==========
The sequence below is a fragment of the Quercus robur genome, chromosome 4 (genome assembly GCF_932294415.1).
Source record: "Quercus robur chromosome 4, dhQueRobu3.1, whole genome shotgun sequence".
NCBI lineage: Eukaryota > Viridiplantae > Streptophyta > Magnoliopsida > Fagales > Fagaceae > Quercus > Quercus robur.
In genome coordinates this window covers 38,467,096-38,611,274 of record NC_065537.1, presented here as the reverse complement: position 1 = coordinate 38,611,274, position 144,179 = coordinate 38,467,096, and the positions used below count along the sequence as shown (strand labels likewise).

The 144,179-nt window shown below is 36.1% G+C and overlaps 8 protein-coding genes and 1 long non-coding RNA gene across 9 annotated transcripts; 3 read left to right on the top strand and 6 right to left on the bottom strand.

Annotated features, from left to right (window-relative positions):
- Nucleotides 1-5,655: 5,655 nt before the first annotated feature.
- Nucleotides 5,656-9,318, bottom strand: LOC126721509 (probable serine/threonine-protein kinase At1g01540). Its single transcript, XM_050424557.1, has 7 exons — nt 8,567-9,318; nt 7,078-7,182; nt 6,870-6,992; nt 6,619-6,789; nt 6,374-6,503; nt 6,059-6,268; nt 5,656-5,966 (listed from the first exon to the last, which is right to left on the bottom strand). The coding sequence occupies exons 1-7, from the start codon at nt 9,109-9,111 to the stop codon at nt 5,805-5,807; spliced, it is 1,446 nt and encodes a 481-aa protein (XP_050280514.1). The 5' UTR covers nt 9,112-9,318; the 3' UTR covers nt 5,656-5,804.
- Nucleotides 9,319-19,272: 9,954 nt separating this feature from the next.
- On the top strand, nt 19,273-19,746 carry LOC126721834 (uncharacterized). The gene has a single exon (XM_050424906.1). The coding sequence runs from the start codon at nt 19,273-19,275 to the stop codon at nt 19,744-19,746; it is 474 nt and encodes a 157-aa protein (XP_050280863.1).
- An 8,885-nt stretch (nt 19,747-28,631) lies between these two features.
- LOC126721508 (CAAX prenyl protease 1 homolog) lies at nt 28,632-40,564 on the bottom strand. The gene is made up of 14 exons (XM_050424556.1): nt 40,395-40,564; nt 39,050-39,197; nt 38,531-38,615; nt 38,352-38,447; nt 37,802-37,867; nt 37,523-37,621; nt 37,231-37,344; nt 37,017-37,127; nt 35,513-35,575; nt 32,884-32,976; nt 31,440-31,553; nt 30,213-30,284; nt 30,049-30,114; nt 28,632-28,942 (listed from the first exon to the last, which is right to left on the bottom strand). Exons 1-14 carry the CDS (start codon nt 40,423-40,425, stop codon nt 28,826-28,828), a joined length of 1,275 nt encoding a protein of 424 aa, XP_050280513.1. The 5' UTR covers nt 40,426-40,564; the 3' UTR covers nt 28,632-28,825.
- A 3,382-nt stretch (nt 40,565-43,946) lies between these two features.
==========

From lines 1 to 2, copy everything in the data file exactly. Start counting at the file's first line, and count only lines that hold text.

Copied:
The sequence below is a fragment of the Quercus robur genome, chromosome 4 (genome assembly GCF_932294415.1).
Source record: "Quercus robur chromosome 4, dhQueRobu3.1, whole genome shotgun sequence".